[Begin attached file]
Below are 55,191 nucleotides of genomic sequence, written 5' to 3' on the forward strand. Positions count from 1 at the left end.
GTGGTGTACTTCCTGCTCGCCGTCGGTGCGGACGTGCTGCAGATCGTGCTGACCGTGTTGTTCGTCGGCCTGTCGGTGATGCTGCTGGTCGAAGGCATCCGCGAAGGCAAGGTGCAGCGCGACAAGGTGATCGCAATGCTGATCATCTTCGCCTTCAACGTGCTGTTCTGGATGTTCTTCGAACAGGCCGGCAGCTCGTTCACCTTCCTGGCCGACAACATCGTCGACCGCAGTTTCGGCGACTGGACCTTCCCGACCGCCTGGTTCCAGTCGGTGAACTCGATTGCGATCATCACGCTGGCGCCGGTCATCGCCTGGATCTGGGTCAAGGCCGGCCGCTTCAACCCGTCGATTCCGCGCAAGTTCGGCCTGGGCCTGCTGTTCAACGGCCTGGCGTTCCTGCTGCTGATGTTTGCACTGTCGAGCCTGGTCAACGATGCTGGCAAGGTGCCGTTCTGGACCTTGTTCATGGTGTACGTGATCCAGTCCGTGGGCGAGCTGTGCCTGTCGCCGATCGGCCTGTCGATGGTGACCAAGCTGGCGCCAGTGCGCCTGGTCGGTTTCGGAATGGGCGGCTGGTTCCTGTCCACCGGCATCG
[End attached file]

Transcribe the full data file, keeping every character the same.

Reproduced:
Below are 55,191 nucleotides of genomic sequence, written 5' to 3' on the forward strand. Positions count from 1 at the left end.
GTGGTGTACTTCCTGCTCGCCGTCGGTGCGGACGTGCTGCAGATCGTGCTGACCGTGTTGTTCGTCGGCCTGTCGGTGATGCTGCTGGTCGAAGGCATCCGCGAAGGCAAGGTGCAGCGCGACAAGGTGATCGCAATGCTGATCATCTTCGCCTTCAACGTGCTGTTCTGGATGTTCTTCGAACAGGCCGGCAGCTCGTTCACCTTCCTGGCCGACAACATCGTCGACCGCAGTTTCGGCGACTGGACCTTCCCGACCGCCTGGTTCCAGTCGGTGAACTCGATTGCGATCATCACGCTGGCGCCGGTCATCGCCTGGATCTGGGTCAAGGCCGGCCGCTTCAACCCGTCGATTCCGCGCAAGTTCGGCCTGGGCCTGCTGTTCAACGGCCTGGCGTTCCTGCTGCTGATGTTTGCACTGTCGAGCCTGGTCAACGATGCTGGCAAGGTGCCGTTCTGGACCTTGTTCATGGTGTACGTGATCCAGTCCGTGGGCGAGCTGTGCCTGTCGCCGATCGGCCTGTCGATGGTGACCAAGCTGGCGCCAGTGCGCCTGGTCGGTTTCGGAATGGGCGGCTGGTTCCTGTCCACCGGCATCG